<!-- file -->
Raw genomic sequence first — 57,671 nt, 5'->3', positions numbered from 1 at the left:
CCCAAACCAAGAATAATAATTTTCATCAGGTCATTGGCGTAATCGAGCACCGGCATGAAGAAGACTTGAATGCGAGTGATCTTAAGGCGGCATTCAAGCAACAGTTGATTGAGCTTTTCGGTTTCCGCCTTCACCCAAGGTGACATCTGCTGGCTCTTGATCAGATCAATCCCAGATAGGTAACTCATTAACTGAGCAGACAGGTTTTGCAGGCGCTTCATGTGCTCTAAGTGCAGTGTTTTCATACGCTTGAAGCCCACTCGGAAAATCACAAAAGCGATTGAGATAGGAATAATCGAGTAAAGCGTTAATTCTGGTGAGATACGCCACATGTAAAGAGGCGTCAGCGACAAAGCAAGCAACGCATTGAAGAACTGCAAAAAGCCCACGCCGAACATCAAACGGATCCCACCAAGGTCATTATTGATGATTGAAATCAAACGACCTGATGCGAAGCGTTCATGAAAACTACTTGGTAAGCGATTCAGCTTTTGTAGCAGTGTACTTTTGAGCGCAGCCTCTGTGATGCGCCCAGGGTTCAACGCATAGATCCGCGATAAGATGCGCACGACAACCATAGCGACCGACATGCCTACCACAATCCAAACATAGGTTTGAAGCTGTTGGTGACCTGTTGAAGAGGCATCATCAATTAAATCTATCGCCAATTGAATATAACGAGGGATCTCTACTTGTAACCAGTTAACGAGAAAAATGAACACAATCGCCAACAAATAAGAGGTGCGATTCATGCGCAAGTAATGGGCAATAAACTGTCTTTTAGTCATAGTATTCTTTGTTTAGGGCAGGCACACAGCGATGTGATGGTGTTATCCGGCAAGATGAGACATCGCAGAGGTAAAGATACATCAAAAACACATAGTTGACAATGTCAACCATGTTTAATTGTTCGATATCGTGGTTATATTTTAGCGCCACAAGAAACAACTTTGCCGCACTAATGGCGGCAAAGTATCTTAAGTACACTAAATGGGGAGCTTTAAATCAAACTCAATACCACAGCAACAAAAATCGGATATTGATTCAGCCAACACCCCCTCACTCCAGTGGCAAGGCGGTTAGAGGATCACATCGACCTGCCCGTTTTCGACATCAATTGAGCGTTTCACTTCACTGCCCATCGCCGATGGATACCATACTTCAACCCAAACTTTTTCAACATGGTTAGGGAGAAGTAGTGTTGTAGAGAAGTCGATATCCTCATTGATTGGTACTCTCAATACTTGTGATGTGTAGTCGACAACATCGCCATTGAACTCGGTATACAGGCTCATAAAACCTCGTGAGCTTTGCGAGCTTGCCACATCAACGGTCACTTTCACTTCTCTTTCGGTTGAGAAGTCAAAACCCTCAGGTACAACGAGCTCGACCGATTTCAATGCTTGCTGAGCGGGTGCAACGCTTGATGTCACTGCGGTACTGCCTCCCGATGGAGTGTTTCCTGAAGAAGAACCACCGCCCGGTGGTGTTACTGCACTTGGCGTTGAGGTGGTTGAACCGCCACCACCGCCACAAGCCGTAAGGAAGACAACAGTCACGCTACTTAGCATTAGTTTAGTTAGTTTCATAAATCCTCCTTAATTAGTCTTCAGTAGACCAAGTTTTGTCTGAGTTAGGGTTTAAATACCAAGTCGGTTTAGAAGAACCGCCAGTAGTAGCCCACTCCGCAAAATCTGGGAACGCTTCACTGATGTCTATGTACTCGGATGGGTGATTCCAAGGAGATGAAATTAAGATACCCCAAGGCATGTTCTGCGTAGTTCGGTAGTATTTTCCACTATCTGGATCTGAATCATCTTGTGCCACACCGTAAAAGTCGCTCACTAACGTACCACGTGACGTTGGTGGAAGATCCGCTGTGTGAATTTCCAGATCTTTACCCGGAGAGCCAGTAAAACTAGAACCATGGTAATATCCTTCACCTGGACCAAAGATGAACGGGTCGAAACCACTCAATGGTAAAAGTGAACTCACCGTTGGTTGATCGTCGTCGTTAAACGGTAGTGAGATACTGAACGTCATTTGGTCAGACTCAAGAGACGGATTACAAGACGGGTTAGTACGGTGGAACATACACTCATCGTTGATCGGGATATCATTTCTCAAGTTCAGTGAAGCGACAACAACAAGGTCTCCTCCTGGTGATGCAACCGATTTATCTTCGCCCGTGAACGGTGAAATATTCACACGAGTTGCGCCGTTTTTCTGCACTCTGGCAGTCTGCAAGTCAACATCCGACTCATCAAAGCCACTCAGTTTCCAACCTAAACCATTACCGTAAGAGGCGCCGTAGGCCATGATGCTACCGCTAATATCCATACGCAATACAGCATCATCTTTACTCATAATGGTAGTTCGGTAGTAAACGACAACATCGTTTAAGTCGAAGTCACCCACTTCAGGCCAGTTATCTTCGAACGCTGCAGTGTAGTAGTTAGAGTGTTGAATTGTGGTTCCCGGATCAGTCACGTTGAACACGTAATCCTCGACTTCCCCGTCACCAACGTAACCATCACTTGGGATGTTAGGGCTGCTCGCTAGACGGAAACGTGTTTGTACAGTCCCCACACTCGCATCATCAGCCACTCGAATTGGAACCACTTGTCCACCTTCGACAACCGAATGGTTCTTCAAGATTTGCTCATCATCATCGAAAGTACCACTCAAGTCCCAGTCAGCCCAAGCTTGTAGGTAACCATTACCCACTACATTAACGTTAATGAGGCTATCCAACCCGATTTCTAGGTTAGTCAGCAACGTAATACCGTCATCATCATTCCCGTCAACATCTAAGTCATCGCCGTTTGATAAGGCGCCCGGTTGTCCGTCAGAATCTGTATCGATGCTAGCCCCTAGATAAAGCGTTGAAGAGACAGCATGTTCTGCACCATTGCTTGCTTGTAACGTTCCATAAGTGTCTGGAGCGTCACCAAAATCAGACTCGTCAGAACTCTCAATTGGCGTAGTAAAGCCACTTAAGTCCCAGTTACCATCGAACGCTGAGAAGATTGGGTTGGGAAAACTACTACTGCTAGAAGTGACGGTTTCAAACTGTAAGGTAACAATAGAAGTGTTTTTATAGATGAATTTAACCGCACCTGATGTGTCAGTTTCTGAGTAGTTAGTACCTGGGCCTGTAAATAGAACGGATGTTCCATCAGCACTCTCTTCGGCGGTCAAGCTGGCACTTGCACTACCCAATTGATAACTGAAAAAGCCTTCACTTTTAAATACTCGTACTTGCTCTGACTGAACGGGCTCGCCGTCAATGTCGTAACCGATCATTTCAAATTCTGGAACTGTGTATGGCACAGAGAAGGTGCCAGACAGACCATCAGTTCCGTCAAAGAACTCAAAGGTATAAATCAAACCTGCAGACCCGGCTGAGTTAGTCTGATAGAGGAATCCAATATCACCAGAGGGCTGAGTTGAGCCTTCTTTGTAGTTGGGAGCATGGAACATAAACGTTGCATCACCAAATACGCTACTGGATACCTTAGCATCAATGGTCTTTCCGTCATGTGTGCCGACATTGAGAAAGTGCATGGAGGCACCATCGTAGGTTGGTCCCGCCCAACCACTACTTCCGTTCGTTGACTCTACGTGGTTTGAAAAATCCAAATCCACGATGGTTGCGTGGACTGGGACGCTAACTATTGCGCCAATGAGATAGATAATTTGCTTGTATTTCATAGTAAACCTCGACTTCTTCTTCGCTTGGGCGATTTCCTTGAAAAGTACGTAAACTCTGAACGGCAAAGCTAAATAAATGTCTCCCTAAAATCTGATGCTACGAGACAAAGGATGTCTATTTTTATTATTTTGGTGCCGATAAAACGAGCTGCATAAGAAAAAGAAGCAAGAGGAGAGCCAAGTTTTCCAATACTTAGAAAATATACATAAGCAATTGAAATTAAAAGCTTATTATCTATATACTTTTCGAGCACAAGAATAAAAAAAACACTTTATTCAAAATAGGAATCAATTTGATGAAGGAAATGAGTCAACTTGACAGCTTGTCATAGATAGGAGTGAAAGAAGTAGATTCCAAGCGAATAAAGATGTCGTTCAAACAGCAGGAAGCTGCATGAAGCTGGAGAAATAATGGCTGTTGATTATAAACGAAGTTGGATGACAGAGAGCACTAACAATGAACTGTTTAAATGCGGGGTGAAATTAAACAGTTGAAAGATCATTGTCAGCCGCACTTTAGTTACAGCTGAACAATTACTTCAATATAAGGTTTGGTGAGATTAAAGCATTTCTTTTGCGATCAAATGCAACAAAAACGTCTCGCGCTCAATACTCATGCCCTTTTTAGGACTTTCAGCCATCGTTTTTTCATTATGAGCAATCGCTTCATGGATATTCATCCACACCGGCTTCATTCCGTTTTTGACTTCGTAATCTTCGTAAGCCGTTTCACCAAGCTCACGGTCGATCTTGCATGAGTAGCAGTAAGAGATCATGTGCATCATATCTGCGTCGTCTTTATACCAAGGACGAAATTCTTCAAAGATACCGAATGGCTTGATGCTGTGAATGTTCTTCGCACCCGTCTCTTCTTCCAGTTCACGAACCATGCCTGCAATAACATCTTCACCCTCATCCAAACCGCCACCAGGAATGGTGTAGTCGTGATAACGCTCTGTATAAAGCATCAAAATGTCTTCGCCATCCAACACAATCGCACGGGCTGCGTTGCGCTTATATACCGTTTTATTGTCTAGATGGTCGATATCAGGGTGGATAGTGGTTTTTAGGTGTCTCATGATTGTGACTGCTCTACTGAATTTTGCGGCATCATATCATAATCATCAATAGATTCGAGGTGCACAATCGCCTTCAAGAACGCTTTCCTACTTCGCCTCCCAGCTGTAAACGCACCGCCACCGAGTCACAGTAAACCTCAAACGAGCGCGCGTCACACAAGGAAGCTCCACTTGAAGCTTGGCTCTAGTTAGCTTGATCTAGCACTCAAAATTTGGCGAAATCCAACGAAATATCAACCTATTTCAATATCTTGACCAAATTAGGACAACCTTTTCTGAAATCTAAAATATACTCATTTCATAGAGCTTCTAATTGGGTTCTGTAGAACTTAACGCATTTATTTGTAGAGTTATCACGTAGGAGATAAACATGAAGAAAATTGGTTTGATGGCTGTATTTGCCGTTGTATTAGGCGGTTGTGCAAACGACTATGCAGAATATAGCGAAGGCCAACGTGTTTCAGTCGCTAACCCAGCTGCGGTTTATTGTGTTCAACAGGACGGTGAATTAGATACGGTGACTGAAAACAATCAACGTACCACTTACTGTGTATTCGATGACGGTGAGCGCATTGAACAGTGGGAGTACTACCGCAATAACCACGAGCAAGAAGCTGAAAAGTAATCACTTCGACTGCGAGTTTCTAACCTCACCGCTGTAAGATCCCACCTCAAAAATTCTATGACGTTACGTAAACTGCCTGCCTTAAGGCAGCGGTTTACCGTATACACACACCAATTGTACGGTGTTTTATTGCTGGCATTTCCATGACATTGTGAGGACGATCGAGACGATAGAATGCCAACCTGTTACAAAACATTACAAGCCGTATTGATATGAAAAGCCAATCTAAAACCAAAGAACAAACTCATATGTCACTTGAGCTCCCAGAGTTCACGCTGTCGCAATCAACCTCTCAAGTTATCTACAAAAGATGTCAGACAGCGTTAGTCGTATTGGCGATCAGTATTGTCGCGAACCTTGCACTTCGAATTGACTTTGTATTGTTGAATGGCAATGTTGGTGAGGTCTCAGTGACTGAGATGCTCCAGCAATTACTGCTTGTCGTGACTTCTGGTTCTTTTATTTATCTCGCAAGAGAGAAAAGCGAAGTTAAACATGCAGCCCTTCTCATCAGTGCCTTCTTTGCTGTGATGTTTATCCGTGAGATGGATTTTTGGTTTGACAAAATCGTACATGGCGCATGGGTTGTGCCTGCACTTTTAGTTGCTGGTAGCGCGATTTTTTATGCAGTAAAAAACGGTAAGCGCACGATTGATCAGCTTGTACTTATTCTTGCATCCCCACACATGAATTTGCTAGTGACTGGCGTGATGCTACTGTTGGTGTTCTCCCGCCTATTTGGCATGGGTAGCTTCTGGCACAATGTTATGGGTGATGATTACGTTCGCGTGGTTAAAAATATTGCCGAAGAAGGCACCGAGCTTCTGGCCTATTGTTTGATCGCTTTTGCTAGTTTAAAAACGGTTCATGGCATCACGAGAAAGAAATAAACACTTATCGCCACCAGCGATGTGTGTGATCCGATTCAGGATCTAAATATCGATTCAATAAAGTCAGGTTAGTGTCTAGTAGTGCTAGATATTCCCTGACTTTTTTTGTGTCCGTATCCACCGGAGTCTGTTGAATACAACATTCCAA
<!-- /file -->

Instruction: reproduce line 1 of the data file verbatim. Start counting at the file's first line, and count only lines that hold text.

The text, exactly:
Raw genomic sequence first — 57,671 nt, 5'->3', positions numbered from 1 at the left: